An Interview with Stephanie Adamec, Director of Off-Campus and Commuter Services
The office opened in
August 2011. We provide programs, resources and information to students who live in off-campus residences. Approximately 950 students reside in off-campus residences
within walking distance of campus. We also offer programs for students who
commute to campus from home. These students typically live with family and
commute to the University.
When do students move off campus? Who is allowed to live off campus?
Students typically move off campus in their junior or senior years. Students are required to live on campus during their first two years, unless they are a local commuter student. Anyone is allowed to live off campus as long as they meet the two-year requirement in their freshman and sophomore years.
Why do students elect to move off campus?
A main reason students choose to move off campus is to gain more independence. By living off campus, students enter a different phase of life in which they have the opportunity to acquire additional life skills, like managing a household and setting a budget. Students also move off campus to seek more privacy and space.
What are some of the challenges associated with living off campus?
The pros of living off campus are related to the challenges. Being independent means a student has more responsibility; students have to budget their money, manage relationships with housemates and neighbors; prepare meals, clean and tend to laundry without the amenities offered on campus. Students also have to make more of an effort to stay connected to what’s happening on campus.
How can a parent support a student who wants to move off campus?
When a student decides to move off campus, parents can help them prepare by asking questions that help students reflect on their own needs and preferences, and also help them gain a full understanding of the responsibilities that go along with living off campus. Does your student feel ready to take on additional responsibility while continuing to focus on academics and other activities? If so, has he or she considered what is required of her as a lease signer or discussed a plan for jointly paying the rent with roommates, setting up accounts for television, internet access, etc.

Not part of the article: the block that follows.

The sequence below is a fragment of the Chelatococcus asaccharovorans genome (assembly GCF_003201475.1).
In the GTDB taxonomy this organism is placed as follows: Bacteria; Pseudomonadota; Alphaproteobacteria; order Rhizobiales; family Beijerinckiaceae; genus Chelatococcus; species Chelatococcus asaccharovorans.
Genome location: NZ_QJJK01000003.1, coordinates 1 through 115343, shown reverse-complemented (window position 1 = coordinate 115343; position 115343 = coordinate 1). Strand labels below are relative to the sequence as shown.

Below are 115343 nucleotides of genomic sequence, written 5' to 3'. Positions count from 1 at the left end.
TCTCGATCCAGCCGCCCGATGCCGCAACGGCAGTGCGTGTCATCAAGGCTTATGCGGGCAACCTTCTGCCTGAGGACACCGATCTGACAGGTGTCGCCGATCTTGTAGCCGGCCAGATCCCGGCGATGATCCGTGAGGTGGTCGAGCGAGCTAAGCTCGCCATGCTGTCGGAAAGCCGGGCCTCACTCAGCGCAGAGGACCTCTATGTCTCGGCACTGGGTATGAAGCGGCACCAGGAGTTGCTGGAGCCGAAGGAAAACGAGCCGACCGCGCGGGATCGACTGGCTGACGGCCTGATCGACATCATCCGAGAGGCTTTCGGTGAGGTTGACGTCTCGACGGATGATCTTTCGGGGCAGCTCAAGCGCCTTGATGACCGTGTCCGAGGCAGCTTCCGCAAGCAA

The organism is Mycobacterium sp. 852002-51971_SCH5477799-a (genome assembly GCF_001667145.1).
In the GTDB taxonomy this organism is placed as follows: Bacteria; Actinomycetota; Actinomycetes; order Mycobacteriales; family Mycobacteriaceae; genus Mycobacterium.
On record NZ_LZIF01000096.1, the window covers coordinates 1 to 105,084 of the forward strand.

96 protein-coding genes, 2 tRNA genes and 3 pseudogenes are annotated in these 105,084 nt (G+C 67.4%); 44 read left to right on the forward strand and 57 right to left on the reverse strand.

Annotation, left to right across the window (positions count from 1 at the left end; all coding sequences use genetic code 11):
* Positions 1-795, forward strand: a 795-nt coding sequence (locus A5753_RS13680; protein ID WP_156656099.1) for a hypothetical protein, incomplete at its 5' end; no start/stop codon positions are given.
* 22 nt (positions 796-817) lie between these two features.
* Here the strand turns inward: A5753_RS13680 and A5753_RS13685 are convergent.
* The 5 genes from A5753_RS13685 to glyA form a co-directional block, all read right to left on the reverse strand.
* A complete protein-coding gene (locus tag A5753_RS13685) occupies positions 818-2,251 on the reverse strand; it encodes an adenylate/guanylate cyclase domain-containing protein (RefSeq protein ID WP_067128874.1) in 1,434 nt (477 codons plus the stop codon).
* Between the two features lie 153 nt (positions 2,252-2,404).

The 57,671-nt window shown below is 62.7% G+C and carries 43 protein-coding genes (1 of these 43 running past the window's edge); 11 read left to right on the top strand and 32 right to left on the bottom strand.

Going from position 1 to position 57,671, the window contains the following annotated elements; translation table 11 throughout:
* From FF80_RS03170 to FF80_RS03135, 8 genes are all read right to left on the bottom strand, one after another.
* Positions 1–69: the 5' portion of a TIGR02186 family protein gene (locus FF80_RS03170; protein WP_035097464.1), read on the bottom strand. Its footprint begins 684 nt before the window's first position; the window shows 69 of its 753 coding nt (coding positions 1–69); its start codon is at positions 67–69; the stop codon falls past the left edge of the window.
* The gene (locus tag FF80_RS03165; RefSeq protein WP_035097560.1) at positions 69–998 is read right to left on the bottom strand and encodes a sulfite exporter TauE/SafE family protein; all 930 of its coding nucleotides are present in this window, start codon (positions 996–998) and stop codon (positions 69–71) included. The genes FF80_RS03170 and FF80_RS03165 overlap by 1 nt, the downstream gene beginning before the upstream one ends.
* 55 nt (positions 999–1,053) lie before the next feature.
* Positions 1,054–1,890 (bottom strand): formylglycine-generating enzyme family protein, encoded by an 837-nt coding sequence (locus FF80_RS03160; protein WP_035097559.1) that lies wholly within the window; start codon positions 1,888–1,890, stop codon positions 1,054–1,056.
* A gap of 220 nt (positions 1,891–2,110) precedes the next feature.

Parents can also encourage students to take advantage of the resources that the University offers though my office, such as informational programs that show students what living off campus entails, as well as budgeting and apartment comparison worksheets. We also provide support for students who currently live off-campus by serving as a resource for local ordinances or laws and by guiding them if they are having issues with roommates or landlords. We also have access to an attorney who can perform lease reviews or consult about off-campus property issues, both free of charge.
What are the responsibilities of students living off campus?
Students have to adhere to the student code of conduct, on and off campus. Students really have to be aware of the local and state laws that apply to off campus living, along with Scranton city ordinances surrounding noise, trash, littering and the like. Students must understand all that governs off-campus living.
Finally, what is the best part about your job at the University?
Interacting with students and helping them to have a positive experience at the University is the most rewarding part of my job. Whether it’s advising a student group, presenting informational workshops in residence halls or helping a student with an issue off-campus, knowing that my office is here to help students succeed makes me excited to come to work every day.
Resources to Share with
Office of Off-Campus and Commuter Students
Find information for your student on signing a lease, local laws and ordinances, budget worksheets and more.
The Office of Residence Life
Find additional information for students who plan to move off campus. Click on the Living Off Campus link located on the bottom of the left navigation.
Advantages of Living On Campus
Students can review these advantages as they consider the differences between an on and off-campus residence.
Students discuss housing arrangements by Nicolena Basso, Aquinas Staff Writer